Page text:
JS: Well I was already in, so I’ll guess Linda’s the one to answer that question, but I’ll tell you how we used it: we made a bunch of sound prints and took it around to these different collectives and showed it- this thing showed in France somewhere, and we took it and showed it to the Chinese, we did use to it to help build our organization. And the reason for that is there was a period much like today, where you have a lot of people who are very active, and there are a lot of different ideas floating around about, ‘Well what is it that we should get together and organize to do next week?’ And there were different political theories, and we were promoting a particular political line, which was Marxism, and going to the working class, and we wanted to show that you could be successful. You could go out and organize workers, you can organize white workers, in the South, you can turn them into communists if they’re smart enough and you’re good enough, we wanted to show that it was possible to do that- and I think this film shows that it’s possible to go out and go to work in a factory and organize, and not just organize around day-to-day issues, but to actually win over people to your program. That’s how I think we tried to use it, and [to Linda] what do you think of how we used it?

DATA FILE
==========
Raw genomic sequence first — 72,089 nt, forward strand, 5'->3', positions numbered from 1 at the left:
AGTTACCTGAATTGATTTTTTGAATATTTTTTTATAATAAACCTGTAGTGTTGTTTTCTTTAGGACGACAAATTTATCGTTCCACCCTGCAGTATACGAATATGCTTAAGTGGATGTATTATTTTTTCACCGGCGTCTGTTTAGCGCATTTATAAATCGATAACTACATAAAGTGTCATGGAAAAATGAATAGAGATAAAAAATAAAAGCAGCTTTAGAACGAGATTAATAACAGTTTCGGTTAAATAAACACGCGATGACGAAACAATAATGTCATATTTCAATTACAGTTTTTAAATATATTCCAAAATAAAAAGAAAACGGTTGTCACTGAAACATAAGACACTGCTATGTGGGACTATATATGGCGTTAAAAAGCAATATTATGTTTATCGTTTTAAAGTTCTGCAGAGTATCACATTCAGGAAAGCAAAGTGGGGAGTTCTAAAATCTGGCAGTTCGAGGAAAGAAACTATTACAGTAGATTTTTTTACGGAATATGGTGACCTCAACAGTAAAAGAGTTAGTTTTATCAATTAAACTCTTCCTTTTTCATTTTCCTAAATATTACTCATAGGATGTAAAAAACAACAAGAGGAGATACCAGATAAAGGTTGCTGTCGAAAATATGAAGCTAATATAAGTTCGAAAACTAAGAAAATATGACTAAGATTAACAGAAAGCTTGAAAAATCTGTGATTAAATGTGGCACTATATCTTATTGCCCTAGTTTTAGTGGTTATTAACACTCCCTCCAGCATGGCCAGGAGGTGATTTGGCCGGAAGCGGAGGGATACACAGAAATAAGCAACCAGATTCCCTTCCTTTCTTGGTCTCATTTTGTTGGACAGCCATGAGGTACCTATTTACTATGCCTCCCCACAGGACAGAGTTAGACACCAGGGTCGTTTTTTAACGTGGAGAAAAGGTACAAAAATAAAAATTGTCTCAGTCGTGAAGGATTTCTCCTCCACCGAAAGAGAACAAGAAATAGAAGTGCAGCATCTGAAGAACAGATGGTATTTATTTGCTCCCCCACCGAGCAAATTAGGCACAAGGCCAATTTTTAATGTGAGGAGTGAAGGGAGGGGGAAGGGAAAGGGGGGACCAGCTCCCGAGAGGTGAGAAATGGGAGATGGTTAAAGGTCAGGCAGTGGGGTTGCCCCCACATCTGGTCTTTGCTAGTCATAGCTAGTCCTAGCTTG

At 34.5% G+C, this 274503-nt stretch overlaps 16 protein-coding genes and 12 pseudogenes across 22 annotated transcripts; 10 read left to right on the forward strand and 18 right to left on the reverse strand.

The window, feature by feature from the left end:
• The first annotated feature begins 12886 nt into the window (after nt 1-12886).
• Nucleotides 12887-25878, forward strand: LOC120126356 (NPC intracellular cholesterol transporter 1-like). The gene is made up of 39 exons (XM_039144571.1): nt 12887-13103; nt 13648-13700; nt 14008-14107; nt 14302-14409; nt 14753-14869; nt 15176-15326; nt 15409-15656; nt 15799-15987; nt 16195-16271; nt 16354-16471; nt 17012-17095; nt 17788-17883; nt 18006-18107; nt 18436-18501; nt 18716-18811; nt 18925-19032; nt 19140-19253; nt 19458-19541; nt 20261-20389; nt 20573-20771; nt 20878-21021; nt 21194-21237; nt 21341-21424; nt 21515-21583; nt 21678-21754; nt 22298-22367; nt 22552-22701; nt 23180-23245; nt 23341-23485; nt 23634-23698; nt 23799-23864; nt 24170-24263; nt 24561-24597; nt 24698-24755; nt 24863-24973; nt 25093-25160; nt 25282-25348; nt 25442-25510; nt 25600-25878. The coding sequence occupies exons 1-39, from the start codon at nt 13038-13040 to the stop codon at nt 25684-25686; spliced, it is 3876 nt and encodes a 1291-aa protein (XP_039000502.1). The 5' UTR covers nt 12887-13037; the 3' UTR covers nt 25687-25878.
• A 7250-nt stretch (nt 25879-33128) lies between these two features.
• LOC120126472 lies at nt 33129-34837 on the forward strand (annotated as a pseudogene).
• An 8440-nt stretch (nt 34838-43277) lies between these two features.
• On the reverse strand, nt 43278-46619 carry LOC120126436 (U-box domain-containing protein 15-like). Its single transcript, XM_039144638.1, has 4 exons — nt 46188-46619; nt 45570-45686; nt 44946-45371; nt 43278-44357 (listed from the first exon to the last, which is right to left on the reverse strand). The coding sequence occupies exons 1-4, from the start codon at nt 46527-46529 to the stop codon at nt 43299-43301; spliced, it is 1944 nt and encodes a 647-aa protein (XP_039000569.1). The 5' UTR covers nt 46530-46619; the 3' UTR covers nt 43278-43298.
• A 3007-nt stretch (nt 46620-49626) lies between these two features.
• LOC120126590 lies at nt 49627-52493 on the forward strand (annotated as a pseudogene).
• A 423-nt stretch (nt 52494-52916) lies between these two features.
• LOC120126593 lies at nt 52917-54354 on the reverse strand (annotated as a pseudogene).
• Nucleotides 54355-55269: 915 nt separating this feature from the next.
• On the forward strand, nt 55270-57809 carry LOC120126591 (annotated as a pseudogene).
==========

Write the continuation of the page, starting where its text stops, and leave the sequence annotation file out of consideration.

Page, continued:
Linda: Well it was shown in a union in Florida State in Tallahassee, and the October League was not in Tallahassee- it was in Tampa, so it was not October League members who were showing it, it was young people who were fellow travelers showing it. I was already a young revolutionary at the time (laughs). I was a college student, but I had been a high school dropout, I came to this country from Panama, it was kind of a miracle that I was in college. There was a lot going on in that period, the Vietnam War was still going on when I started college. But this was different- because this was, as you can see from the film, working people in struggle, it was not student groups, it wasn’t anti-war struggle, around a particular aim. It was really rooted in a place, where people worked- and also, I think it was very powerful because it was black workers. Because they modeled for us how to think about race and class together, and how to do it, and that was a key thing in the South, certainly- I think throughout the country, but certainly in the South. So the chance of helping in that struggle, it wasn’t a question- that was the most important thing, because the war was winding down, you know, there were things we were winning. This was the long-term, this was being part of something that was really making- and I still believe this is how you do it- you don’t do it from national organizations so much, you do it on the local level, and workers’ struggles, in this kind of way. That was ’76 that I saw it.
Q5: So in the film they mentioned that there had been strikes at Nabisco and Atlanta Hospital, and I think there had also been a strike at Sears in the months preceding this. Was there an Atlanta-wide coordination among workers, or Black workers in particular? Was October League in all those places? How was it that there was so much happening?